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[#] Tue Jun 13 2017 13:05:24 EDT from IGnatius T Foobar @ Uncensored

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Their architectural approach is "build a big huge webservice module
deployed to a separate machine" for a small bugfix that should have
involved writing a new .class or two and wiring them into the existing

execution flow.

This is known in the buzzword-compliant world as "service oriented architecture" (SOA)

And the deployment people just *love* being asked to stand up two dozen services where one would have sufficed.

[#] Tue Jun 13 2017 13:14:11 EDT from fleeb @ Uncensored

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Ford, however, simply calls this, "Progress."

(Mockingly, for those who don't know him).

[#] Tue Jun 13 2017 22:40:08 EDT from IGnatius T Foobar @ Uncensored

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Or as I've always preferred to say it: "We've been automating the same tasks for 50 years, and we keep getting less and less efficient at it."

[#] Wed Jun 14 2017 15:13:27 EDT from Ragnar Danneskjold @ Uncensored

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Building in the same language and framework is great. Until you come across something written in Visual Basic and Classic ASP.

[#] Wed Jun 14 2017 16:21:16 EDT from bennabiy @ Uncensored

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Sometimes the building process takes burning down first....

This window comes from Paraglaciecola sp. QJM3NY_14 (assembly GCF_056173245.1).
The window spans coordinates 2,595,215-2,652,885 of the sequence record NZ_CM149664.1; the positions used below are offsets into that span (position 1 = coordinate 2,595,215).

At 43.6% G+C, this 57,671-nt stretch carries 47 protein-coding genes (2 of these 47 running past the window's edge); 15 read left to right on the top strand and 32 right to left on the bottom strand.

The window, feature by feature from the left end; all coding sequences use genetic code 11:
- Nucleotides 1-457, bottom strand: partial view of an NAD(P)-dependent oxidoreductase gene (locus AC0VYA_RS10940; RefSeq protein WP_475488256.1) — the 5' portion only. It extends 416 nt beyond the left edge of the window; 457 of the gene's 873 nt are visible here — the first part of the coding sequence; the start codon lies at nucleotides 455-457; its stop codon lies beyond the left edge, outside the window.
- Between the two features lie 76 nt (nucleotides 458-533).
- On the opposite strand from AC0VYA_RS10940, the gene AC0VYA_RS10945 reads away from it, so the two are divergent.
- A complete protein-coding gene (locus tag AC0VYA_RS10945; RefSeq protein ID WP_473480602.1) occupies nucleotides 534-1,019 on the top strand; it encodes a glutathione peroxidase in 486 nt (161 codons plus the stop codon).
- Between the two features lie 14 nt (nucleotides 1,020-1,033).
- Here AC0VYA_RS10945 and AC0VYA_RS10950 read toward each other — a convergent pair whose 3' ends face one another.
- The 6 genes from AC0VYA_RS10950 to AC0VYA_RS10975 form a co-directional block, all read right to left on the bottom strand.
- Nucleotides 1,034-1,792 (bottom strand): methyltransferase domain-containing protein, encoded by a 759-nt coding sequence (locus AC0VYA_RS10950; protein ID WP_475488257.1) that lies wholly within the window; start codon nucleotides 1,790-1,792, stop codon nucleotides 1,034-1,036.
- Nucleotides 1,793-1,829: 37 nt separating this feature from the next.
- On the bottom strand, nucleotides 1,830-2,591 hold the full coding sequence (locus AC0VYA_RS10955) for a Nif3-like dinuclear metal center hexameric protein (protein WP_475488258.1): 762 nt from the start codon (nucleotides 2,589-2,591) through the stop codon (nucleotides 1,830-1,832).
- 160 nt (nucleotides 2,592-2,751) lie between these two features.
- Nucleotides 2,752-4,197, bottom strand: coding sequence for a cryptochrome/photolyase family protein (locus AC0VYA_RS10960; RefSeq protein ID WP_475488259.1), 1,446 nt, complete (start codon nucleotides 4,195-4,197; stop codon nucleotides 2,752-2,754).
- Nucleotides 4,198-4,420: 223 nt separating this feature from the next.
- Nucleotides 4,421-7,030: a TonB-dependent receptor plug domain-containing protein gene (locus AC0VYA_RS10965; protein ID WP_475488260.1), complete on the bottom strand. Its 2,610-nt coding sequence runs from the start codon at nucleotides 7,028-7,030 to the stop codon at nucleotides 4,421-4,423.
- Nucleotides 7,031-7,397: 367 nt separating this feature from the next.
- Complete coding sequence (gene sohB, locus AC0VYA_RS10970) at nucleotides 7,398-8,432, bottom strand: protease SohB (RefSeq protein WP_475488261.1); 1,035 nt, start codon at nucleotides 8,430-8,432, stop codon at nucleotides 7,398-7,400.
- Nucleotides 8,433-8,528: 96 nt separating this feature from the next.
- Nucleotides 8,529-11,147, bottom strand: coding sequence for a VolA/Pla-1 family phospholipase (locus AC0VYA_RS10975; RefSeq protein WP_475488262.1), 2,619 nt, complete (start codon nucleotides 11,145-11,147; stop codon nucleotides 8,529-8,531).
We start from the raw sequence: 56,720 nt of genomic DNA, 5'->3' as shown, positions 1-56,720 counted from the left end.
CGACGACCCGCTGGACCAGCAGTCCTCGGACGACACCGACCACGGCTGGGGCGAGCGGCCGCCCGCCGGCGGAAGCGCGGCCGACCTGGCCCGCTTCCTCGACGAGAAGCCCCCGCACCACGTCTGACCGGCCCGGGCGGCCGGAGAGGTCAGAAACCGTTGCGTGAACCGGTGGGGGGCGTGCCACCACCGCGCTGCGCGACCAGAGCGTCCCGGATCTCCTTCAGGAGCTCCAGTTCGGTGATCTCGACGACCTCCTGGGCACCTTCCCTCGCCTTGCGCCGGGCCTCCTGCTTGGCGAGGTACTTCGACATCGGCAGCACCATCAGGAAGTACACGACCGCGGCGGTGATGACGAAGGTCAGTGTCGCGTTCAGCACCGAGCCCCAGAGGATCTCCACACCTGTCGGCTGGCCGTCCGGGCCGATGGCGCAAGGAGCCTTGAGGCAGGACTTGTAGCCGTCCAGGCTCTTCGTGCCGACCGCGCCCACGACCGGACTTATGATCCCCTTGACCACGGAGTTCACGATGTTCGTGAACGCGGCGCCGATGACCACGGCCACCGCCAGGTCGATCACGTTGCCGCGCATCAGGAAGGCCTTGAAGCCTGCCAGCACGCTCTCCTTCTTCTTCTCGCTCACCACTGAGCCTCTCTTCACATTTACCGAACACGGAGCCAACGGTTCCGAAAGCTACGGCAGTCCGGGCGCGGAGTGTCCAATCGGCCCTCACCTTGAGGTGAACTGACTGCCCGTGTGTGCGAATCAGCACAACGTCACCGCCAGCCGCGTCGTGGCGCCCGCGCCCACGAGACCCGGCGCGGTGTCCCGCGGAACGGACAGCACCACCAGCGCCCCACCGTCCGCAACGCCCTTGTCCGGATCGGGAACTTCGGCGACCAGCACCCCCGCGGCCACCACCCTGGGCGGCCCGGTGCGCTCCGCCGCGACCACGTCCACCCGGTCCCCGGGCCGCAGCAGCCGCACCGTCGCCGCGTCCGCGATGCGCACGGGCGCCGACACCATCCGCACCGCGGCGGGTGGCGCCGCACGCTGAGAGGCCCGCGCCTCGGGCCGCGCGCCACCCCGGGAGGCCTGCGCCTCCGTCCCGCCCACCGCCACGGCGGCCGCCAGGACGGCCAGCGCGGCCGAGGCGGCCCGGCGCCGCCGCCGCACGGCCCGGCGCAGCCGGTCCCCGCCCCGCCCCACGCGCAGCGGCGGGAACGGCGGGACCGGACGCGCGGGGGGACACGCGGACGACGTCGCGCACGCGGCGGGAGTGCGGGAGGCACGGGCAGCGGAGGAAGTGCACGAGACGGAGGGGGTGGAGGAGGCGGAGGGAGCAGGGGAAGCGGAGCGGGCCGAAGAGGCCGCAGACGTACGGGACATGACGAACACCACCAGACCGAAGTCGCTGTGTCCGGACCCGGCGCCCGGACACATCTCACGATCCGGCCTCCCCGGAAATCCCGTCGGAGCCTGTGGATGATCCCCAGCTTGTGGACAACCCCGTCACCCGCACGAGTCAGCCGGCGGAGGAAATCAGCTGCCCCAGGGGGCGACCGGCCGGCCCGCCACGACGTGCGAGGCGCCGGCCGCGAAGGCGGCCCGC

[#] Wed Jun 14 2017 16:27:30 EDT from IGnatius T Foobar @ Uncensored

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Building in the same language and framework is great. Until you come

across something written in Visual Basic and Classic ASP.

I don't think I would want to work with anyone who's made those kind of stupid design decisions at any point in the past.

[#] Wed Jun 14 2017 16:41:13 EDT from Ragnar Danneskjold @ Uncensored

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Can't blame managment when they don't have anyone to tell them any better....

[#] Wed Jun 14 2017 17:57:28 EDT from Ladyhawke @ Uncensored

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Tue Jun 13 2017 10:03:49 AM EDT from kc5tja @ Uncensored
More succinctly: beware the rockstar coder. They're dangerous, and have a propensity to build products to sell companies, not to satisfy customer demand.

<laughs>



[#] Thu Jun 15 2017 07:18:23 EDT from fleeb @ Uncensored

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2017-06-14 16:41 from Ragnar Danneskjold @uncnsrd
Can't blame managment when they don't have anyone to tell them any
better....


That was my experience at my previous company.

Web pages written in Classic ASP, then mixed with modern ASP in ways that made it impossible to get the two to talk properly with each other.